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Bush energy plan built with lobbyists' assistance
WASHINGTON -- Energy Secretary Spencer Abraham and his top aides worked closely with industry executives and lobbyists who were major campaign contributors to frame the Bush White House's energy plan last year, according to documents released under court orders.
From last February through July, Abraham met with representatives of at least 20 energy corporations and trade associations that gave more than $3 million to Republicans from 1999 through 2001. Democrats received at least $1.1 million from the same sources in the same period.
The 11,000 pages of heavily edited documents from the Energy Department provide the first glimpse into the behind-the-scenes efforts that shaped the energy policy unveiled last May by President Bush.
"It should come as a surprise to no one that the energy secretary consults with energy experts, and whether or not these experts have made campaign contributions to the Republican Party or the Democratic Party is not an issue," said Energy Department spokeswoman Jeanne Lopatto.
Meeting court deadline
The documents were released late Monday to meet a court-imposed deadline in lawsuits to lift the cloak covering the internal working of Bush's energy policy task force chaired by Vice President Dick Cheney. The department is fighting to keep most of an additional 15,000 pages secret.
"Hi, Joe," an American Petroleum Institute executive said in an e-mail last March to senior Abraham adviser Joe Kelliher. Kelliher was the department's point man with the White House on Cheney's energy plan.
Laying out a proposal that Bush adopted as his own two months later, the oil industry trade group suggested the president issue an executive order requiring federal officials to formally consider the impact on energy supplies before they issue regulations.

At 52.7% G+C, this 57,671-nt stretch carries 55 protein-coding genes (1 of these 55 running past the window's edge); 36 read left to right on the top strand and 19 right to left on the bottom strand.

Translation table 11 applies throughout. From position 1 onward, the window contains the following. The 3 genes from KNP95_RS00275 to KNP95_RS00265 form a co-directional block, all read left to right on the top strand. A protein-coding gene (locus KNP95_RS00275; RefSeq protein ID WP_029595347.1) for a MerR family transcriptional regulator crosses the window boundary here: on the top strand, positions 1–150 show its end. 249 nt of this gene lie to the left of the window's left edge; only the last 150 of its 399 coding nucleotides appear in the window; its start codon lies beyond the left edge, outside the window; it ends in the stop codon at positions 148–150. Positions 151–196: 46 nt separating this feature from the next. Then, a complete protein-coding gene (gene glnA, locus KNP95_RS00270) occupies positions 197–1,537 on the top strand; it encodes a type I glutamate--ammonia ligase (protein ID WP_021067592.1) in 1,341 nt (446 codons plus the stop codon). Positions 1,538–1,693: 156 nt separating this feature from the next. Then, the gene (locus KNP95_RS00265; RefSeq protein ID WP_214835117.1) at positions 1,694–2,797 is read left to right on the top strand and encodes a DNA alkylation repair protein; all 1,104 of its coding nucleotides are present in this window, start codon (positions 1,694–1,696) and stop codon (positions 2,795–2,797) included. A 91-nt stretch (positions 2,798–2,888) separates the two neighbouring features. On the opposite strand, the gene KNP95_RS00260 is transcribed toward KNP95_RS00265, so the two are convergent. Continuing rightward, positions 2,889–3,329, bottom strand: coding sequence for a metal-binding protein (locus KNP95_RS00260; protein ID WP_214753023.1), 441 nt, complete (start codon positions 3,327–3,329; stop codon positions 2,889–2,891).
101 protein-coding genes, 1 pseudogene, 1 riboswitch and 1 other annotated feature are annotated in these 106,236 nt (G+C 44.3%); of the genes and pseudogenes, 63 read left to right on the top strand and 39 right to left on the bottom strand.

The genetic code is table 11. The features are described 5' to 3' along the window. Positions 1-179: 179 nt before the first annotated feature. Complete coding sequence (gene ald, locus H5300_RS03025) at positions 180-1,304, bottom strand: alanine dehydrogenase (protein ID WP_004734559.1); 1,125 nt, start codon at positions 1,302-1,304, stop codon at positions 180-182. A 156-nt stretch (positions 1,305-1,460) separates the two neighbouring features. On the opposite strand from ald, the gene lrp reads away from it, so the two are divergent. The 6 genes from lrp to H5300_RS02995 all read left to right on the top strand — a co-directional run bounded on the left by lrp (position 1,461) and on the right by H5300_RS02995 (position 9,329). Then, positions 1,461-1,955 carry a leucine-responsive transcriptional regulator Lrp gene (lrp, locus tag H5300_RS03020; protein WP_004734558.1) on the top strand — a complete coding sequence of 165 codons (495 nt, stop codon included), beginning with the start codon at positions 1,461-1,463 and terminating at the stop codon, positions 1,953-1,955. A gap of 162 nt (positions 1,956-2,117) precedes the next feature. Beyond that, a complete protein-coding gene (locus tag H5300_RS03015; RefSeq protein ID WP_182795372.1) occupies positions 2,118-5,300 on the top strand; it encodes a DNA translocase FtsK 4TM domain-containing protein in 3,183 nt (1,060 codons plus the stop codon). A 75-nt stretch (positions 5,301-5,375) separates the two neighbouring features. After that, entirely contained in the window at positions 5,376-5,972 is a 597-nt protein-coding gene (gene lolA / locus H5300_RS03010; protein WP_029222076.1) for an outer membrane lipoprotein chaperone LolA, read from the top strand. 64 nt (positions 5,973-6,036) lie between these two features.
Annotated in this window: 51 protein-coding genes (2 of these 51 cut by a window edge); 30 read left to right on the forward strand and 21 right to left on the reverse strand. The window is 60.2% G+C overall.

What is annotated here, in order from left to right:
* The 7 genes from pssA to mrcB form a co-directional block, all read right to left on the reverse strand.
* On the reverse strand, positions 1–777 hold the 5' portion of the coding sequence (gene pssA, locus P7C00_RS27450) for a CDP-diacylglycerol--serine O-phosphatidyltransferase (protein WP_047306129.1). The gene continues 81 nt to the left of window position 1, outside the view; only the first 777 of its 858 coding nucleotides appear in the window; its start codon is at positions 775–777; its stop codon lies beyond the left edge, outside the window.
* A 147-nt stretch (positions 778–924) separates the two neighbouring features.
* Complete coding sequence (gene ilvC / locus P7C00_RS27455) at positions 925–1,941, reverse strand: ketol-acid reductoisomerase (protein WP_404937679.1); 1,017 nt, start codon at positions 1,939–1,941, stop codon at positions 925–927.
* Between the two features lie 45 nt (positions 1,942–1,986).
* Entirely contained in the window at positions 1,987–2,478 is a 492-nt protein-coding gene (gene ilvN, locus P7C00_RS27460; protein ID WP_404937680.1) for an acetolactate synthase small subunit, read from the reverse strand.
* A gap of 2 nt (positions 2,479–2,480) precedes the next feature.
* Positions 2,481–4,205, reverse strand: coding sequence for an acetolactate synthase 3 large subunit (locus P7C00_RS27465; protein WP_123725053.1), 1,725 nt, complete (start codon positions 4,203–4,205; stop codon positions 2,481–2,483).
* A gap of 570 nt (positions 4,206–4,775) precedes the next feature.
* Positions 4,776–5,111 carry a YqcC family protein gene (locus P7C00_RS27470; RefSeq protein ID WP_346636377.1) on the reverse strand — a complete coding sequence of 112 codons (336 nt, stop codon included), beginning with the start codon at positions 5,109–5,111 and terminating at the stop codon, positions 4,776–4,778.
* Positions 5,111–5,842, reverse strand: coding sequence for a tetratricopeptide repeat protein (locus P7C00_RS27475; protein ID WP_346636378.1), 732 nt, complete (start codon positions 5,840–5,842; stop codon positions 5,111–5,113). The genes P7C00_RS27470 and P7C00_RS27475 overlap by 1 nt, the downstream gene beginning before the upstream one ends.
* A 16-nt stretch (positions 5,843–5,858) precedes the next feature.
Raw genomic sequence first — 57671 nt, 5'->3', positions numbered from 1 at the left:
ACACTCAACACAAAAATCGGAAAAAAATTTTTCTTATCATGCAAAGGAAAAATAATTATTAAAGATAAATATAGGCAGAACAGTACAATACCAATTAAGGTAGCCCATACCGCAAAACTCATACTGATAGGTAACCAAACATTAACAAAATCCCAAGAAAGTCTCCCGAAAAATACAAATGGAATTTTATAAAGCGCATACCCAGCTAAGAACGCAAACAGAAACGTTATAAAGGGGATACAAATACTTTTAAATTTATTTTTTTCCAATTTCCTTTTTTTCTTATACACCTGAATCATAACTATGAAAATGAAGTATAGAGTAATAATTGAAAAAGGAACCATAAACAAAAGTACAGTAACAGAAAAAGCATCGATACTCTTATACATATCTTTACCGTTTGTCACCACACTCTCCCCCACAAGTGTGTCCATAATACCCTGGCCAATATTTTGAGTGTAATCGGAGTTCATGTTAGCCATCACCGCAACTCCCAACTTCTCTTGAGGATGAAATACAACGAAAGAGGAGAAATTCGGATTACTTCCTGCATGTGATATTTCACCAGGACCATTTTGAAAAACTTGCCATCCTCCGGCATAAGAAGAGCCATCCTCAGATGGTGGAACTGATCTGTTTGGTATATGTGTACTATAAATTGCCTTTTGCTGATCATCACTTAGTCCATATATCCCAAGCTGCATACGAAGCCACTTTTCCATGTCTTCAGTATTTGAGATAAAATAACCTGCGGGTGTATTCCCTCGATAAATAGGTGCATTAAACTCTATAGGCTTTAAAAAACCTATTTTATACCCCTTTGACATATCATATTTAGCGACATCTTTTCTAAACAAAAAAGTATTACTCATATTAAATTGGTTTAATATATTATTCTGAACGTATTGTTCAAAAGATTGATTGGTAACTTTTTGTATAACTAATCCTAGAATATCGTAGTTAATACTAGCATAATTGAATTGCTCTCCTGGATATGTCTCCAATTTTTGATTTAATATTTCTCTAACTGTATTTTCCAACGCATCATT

"Agencies shall prepare and submit a Statement of Energy Effects" for many rule makings, the president said in an executive order issued on May 21 after the task force also recommended it.
Petroleum Institute spokesman Mike Shanahan said the executive order proposal grew out of the oil industry's perception that the government was not adhering to existing law. According to Shanahan, the industry spoke to Rep. John Dingell, D-Mich., author of the National Environmental Policy Act, and that Dingell said the government was supposed to be assessing the impact of rule making on energy.
Abraham's schedule in the months leading up to the task force's report includes many contacts with energy industry heavyweights.
Heavyweight phone call
A phone call with Exxon-Mobil chairman Lee Raymond on April 25 was followed by a meeting with coal producers, senior Bush political adviser Karl Rove and a White House political aide. One of the agenda items for the meeting: "Energy Politics."
"Karl is a senior adviser to the president and provides him guidance and counsel on a number of issues," White House spokesman Ari Fleischer told reporters. "The president values his advice."
At the time of the meeting, Rove had extensive stock holdings in energy companies -- including Enron, General Electric, Royal Dutch Shell and BP Amoco. Rove sold his stock in those and 19 other companies last June for $1.5 million, after receiving an exemption allowing him to defer payment of taxes on capital gains.